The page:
Address by the Governor of St. Petersburg

Declaration of the General Council
The Strategic Plan for St. Petersburg
The Main Goal and Principal Strategic Objectives
The Strategic Plan for St. Petersburg: Main Bearings



The main goal and strategic objectives of the Strategic Plan were identified following numerous discussions and in the light of the conclusions reached in analysis of the city's competitive potential. Changes in its geopolitical, social and economic situation have forced St. Petersburg to confront its need to develop new functions and means of existence. Moreover, this is the first time that the task of finding a path for development has been approached as a task of self-identification. The city has had to find its own place on the map of the global economy and post-industrial society; and it has had to do so without being instructed by central government in Moscow and without being able to count on the support of the latter. This explains why creation of the Strategic Plan has become a truly all-city project, involving and uniting hundreds of specialists.

The main goal for development of St. Petersburg is sustained improvement of the quality of life of all categories of St. Petersburg citizens. Arrived at after extensive discussion, this goal is universal: it applies to the development of all cities. However, it is important that the Strategic Plan identify a more specific main goal, relevant for this particular city in its current period of development. In the light of foregoing analysis of the city's competitive potential, this main goal can be identified as development of St. Petersburg as a multifunctional city integrated into the Russian and world economy and providing a favorable environment for life and economic activity. This wording not only clarifies the goal, but also indicates the main ways in which it may be achieved - by integration of the city into the Russian and world economy and by improvement of its urban environment and social climate. Achievement of the main goal implies consolidation of St. Petersburg's position as Russia's principal center of contact between the Baltic region and the North West of Russia.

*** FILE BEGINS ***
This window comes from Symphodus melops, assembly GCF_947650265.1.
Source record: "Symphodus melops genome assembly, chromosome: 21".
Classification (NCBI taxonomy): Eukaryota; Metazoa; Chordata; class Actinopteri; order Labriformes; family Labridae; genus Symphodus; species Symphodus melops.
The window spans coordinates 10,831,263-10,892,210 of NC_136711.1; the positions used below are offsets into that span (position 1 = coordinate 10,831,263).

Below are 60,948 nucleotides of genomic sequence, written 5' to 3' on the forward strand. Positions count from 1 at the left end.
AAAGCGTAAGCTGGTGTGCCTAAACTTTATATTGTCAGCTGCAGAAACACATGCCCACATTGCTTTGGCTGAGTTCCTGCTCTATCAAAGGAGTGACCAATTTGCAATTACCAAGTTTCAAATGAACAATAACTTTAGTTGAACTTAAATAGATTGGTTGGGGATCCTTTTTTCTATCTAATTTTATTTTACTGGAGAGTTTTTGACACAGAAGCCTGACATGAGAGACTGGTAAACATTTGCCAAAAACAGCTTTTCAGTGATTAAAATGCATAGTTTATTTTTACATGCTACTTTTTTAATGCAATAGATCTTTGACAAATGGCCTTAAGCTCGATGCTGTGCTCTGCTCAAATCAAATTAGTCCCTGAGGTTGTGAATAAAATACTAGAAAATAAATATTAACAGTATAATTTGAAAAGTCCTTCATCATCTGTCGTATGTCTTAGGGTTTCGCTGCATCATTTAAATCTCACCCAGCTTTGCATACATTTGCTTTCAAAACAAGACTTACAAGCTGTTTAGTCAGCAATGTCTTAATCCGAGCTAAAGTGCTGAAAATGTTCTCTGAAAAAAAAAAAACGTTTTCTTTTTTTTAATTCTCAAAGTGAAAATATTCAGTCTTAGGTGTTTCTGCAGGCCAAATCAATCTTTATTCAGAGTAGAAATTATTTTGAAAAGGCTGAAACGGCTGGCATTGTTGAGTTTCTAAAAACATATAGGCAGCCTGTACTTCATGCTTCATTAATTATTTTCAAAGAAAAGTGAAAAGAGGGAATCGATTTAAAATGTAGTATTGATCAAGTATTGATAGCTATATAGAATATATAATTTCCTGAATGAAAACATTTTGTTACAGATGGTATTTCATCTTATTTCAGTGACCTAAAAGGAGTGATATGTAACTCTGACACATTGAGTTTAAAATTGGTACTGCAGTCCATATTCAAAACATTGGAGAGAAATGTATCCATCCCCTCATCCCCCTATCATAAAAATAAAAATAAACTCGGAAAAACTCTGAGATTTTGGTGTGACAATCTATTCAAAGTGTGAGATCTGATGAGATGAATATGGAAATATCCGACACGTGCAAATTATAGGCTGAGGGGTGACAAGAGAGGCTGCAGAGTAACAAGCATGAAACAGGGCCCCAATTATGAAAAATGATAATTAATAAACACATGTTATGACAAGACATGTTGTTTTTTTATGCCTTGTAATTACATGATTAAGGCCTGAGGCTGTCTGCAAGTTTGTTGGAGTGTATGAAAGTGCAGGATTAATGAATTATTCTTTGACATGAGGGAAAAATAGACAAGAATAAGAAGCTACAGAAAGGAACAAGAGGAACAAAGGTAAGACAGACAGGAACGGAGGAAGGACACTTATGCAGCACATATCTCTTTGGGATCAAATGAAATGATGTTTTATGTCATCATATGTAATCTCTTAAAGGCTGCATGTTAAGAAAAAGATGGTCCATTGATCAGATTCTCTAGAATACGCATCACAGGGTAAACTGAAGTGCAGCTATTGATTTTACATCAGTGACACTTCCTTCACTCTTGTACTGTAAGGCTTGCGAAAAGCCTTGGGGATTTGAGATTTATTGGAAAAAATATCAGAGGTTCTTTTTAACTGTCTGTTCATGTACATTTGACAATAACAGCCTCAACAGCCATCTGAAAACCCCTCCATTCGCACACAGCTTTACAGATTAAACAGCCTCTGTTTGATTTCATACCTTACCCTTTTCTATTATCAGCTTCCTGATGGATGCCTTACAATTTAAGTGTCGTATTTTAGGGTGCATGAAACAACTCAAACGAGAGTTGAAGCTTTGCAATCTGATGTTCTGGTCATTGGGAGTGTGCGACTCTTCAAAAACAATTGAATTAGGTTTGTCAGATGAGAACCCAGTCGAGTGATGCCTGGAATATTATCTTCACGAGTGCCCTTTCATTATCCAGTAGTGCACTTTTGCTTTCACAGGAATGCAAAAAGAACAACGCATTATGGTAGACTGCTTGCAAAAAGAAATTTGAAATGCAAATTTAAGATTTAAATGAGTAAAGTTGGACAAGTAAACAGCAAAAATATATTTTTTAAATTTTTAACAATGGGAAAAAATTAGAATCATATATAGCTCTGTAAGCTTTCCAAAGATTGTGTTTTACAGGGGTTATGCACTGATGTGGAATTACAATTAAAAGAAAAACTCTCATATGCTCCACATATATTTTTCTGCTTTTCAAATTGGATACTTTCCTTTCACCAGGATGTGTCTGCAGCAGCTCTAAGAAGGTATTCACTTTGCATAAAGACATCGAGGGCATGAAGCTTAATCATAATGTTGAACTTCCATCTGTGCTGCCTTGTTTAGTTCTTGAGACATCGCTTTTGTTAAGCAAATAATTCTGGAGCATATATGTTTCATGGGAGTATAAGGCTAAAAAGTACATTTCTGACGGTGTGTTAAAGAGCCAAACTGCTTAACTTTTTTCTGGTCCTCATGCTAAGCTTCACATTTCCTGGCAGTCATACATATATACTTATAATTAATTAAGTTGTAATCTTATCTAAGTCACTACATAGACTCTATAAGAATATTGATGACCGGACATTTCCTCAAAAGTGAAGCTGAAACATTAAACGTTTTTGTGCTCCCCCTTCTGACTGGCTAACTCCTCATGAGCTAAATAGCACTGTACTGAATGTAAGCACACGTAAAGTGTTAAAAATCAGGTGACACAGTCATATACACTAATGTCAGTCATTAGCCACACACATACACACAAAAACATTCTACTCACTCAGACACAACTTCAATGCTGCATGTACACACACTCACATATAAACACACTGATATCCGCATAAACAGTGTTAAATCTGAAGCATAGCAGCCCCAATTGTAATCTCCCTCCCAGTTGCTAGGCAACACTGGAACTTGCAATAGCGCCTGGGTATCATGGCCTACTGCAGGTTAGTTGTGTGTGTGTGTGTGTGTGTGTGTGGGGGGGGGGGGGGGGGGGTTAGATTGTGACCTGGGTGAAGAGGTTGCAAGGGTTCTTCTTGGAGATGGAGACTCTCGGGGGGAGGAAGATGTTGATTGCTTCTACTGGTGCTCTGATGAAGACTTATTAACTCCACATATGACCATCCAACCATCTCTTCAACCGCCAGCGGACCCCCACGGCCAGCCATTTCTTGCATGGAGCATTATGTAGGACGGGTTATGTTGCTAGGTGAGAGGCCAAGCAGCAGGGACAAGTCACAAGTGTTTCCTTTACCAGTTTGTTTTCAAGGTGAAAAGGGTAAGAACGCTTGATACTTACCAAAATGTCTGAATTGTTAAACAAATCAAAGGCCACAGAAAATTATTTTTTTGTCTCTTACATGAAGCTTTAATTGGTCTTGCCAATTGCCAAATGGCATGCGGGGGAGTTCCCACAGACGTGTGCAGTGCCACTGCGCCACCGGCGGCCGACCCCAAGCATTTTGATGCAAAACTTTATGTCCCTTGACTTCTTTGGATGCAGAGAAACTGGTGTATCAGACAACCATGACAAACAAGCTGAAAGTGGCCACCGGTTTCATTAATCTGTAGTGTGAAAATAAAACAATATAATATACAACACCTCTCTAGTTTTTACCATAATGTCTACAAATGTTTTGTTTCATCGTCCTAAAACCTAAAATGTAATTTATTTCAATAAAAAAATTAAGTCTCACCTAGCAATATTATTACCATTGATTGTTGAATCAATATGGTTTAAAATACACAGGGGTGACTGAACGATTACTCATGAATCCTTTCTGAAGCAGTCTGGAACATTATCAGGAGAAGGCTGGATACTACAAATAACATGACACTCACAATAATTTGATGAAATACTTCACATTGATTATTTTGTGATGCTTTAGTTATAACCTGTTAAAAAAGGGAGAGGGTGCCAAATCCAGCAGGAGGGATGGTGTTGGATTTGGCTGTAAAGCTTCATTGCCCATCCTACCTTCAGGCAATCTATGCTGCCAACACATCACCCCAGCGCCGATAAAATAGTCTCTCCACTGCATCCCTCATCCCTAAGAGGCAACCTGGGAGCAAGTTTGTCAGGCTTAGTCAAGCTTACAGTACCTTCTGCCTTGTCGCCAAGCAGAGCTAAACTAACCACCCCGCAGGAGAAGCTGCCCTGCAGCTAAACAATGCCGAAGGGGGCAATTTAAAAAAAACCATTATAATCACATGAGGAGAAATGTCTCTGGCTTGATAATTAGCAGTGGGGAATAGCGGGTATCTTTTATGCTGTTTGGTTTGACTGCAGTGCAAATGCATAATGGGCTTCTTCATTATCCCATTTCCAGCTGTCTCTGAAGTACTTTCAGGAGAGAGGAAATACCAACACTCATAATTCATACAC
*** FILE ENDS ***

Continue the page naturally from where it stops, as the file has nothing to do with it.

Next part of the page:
All three formulations given above together form an overarching block of goals, the keystone of which is improvement of quality of life.

The notion of quality of life implies, above all, having a good job and a good salary, guaranteed and good-quality medical care and social welfare, good housing, public safety, political stability, educational opportunities, culture and entertainment, and quality of environment.

Stable improvement of the quality of life should be based on an effective, mobile and diversified economy in which constant increases in labor productivity are accompanied by expansion of markets and creation of new products and services, thus ensuring a high level of employment. Measures aimed at supporting the economy and establishing markets should produce a desire to work, increase levels of employment and consumption, and allow the current decline in production to be reversed, leading to improvement in quality of life. St. Petersburg's citizens place particular importance upon cultural elements in the quality of life; humanization of the environment; renewal and preservation of the specific St. Petersburg mentality; democratic opportunities for realizing the full creative potential of the individual; and increased freedom of choice in all spheres.